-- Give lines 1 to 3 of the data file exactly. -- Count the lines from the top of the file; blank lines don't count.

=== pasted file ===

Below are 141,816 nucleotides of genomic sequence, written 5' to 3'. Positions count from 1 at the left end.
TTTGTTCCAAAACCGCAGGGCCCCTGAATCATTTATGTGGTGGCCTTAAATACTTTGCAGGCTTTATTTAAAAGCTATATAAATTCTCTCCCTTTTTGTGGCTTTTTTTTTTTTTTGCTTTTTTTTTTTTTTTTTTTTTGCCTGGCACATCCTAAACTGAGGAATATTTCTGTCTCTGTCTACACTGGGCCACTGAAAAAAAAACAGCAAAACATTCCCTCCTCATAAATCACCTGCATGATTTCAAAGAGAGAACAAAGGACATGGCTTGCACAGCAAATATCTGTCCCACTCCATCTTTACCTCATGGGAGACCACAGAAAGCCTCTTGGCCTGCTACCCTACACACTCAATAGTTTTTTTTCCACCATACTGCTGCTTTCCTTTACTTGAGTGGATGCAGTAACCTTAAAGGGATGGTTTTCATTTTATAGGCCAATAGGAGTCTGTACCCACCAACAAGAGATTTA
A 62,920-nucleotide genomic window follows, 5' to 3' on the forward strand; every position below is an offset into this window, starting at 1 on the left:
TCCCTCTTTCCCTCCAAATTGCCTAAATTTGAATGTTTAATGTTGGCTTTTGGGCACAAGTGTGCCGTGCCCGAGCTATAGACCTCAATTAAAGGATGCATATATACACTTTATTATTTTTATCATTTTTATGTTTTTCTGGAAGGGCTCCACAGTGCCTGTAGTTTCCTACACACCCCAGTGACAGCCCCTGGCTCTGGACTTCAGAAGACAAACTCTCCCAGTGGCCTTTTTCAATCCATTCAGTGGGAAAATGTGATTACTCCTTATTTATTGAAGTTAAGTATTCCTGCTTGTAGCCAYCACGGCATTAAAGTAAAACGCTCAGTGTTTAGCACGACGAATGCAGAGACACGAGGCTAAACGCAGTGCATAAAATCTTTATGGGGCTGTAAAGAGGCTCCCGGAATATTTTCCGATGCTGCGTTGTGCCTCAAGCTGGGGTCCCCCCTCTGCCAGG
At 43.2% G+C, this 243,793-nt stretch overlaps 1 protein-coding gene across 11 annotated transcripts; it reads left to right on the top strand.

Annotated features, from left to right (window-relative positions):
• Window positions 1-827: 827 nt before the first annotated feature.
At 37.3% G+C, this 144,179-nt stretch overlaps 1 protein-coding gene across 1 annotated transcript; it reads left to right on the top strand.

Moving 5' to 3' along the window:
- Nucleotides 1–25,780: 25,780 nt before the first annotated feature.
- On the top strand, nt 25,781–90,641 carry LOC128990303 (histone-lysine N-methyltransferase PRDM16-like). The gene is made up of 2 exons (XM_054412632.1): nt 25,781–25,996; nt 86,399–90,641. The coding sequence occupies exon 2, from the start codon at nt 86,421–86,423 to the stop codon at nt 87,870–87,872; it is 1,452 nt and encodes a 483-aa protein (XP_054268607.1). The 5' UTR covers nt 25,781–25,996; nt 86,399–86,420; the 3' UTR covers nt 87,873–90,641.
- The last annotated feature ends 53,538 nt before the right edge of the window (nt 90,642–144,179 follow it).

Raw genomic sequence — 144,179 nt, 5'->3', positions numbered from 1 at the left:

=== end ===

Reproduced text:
Below are 141,816 nucleotides of genomic sequence, written 5' to 3'. Positions count from 1 at the left end.
TTTGTTCCAAAACCGCAGGGCCCCTGAATCATTTATGTGGTGGCCTTAAATACTTTGCAGGCTTTATTTAAAAGCTATATAAATTCTCTCCCTTTTTGTGGCTTTTTTTTTTTTTTGCTTTTTTTTTTTTTTTTTTTTTGCCTGGCACATCCTAAACTGAGGAATATTTCTGTCTCTGTCTACACTGGGCCACTGAAAAAAAAACAGCAAAACATTCCCTCCTCATAAATCACCTGCATGATTTCAAAGAGAGAACAAAGGACATGGCTTGCACAGCAAATATCTGTCCCACTCCATCTTTACCTCATGGGAGACCACAGAAAGCCTCTTGGCCTGCTACCCTACACACTCAATAGTTTTTTTTCCACCATACTGCTGCTTTCCTTTACTTGAGTGGATGCAGTAACCTTAAAGGGATGGTTTTCATTTTATAGGCCAATAGGAGTCTGTACCCACCAACAAGAGATTTA
A 62,920-nucleotide genomic window follows, 5' to 3' on the forward strand; every position below is an offset into this window, starting at 1 on the left: